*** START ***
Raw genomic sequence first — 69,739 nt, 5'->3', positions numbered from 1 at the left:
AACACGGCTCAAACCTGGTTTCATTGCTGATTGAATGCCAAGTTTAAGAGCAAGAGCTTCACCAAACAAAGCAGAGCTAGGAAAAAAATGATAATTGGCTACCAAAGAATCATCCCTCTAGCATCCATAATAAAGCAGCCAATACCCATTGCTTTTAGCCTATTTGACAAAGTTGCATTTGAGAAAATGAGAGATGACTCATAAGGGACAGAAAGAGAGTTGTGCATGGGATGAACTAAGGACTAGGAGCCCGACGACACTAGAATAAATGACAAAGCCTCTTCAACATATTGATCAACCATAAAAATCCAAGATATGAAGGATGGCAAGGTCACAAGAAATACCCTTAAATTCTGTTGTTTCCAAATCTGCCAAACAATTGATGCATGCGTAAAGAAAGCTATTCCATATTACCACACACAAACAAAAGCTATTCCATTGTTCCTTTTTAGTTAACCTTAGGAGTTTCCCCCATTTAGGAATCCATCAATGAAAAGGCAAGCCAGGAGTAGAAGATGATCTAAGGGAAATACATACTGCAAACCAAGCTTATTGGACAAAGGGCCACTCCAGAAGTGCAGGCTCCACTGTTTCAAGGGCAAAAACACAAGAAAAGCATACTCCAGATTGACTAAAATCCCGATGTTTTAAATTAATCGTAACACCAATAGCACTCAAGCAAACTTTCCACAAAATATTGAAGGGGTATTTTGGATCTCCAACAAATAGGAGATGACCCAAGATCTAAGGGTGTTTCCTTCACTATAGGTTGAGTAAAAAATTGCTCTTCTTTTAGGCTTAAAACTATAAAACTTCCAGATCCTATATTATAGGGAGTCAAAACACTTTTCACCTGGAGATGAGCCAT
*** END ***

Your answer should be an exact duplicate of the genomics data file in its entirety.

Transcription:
Raw genomic sequence first — 69,739 nt, 5'->3', positions numbered from 1 at the left:
AACACGGCTCAAACCTGGTTTCATTGCTGATTGAATGCCAAGTTTAAGAGCAAGAGCTTCACCAAACAAAGCAGAGCTAGGAAAAAAATGATAATTGGCTACCAAAGAATCATCCCTCTAGCATCCATAATAAAGCAGCCAATACCCATTGCTTTTAGCCTATTTGACAAAGTTGCATTTGAGAAAATGAGAGATGACTCATAAGGGACAGAAAGAGAGTTGTGCATGGGATGAACTAAGGACTAGGAGCCCGACGACACTAGAATAAATGACAAAGCCTCTTCAACATATTGATCAACCATAAAAATCCAAGATATGAAGGATGGCAAGGTCACAAGAAATACCCTTAAATTCTGTTGTTTCCAAATCTGCCAAACAATTGATGCATGCGTAAAGAAAGCTATTCCATATTACCACACACAAACAAAAGCTATTCCATTGTTCCTTTTTAGTTAACCTTAGGAGTTTCCCCCATTTAGGAATCCATCAATGAAAAGGCAAGCCAGGAGTAGAAGATGATCTAAGGGAAATACATACTGCAAACCAAGCTTATTGGACAAAGGGCCACTCCAGAAGTGCAGGCTCCACTGTTTCAAGGGCAAAAACACAAGAAAAGCATACTCCAGATTGACTAAAATCCCGATGTTTTAAATTAATCGTAACACCAATAGCACTCAAGCAAACTTTCCACAAAATATTGAAGGGGTATTTTGGATCTCCAACAAATAGGAGATGACCCAAGATCTAAGGGTGTTTCCTTCACTATAGGTTGAGTAAAAAATTGCTCTTCTTTTAGGCTTAAAACTATAAAACTTCCAGATCCTATATTATAGGGAGTCAAAACACTTTTCACCTGGAGATGAGCCAT